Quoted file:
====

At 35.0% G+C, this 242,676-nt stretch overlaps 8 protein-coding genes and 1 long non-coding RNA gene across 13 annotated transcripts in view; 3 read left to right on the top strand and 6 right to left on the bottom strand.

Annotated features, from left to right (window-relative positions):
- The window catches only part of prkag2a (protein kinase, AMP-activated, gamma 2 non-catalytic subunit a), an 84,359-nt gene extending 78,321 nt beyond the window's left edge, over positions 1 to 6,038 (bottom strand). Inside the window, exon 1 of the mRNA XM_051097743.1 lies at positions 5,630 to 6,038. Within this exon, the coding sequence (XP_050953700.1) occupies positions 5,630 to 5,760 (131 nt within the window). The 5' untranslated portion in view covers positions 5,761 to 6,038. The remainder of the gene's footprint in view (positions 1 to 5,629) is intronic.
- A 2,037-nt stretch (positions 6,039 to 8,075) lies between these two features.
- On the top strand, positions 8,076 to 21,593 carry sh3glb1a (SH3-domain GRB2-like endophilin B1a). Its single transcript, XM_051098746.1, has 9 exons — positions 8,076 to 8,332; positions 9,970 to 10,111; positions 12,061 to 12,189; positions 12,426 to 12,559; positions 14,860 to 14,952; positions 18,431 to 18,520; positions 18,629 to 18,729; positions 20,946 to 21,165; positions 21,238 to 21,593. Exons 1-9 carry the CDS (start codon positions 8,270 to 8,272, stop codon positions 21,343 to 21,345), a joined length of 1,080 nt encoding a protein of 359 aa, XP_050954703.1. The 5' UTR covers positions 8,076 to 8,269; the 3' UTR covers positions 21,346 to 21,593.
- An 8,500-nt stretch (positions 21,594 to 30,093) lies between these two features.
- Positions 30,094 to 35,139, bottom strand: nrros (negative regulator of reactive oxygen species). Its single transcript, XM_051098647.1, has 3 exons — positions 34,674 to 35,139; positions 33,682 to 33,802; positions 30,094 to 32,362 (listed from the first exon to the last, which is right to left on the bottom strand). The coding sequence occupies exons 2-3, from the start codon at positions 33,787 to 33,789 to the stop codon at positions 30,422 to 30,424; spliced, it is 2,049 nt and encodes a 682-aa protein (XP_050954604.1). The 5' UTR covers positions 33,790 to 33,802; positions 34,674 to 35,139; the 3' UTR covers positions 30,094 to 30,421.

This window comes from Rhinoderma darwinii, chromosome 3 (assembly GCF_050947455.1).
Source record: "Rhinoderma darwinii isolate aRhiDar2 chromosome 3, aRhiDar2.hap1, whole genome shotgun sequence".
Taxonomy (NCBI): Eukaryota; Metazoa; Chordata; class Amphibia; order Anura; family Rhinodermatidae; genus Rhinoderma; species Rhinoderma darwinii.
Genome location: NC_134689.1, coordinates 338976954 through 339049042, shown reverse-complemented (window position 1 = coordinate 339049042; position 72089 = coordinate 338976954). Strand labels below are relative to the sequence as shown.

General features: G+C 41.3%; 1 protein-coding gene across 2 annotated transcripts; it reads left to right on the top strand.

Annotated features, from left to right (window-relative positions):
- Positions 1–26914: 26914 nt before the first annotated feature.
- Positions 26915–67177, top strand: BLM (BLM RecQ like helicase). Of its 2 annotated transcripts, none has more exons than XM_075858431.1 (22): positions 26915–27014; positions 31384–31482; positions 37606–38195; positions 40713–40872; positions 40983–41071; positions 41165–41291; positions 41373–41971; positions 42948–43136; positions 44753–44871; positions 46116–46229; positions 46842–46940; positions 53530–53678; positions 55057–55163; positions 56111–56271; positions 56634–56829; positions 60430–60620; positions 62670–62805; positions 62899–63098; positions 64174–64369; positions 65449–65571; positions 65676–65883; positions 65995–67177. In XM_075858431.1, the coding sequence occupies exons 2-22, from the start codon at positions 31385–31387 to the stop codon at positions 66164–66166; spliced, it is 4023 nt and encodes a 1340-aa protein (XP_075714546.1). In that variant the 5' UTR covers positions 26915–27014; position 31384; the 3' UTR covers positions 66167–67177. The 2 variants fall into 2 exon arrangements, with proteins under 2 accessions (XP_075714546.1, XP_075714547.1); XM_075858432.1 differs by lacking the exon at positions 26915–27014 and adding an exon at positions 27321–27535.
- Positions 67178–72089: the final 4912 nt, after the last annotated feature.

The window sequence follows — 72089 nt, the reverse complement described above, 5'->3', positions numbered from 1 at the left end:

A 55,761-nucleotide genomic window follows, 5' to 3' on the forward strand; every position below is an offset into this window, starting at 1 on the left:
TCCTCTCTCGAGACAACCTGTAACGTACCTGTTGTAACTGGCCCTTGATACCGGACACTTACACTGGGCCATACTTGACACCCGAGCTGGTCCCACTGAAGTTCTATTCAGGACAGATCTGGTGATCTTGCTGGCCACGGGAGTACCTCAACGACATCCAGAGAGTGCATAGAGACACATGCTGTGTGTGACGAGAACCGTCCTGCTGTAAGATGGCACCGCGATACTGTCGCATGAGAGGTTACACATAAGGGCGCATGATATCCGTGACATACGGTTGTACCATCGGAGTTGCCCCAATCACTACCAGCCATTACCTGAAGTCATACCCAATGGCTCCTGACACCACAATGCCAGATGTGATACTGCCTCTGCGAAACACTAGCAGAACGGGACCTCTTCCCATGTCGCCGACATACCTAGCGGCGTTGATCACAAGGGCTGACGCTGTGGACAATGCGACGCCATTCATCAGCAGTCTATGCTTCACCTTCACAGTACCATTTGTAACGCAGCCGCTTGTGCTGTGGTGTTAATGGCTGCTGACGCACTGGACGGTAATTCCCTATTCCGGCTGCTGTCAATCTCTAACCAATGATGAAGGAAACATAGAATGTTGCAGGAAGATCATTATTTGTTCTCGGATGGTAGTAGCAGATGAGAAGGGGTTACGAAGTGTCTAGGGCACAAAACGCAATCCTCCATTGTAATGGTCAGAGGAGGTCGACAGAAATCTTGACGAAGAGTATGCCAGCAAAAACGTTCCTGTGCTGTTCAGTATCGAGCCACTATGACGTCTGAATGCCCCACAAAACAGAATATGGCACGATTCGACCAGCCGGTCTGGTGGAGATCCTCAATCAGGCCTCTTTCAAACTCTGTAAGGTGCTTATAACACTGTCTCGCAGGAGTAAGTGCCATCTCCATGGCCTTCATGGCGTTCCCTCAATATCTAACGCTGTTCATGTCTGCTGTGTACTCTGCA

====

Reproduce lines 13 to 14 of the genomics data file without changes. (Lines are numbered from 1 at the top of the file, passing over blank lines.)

Annotated features, from left to right (window-relative positions):
- Positions 1–26914: 26914 nt before the first annotated feature.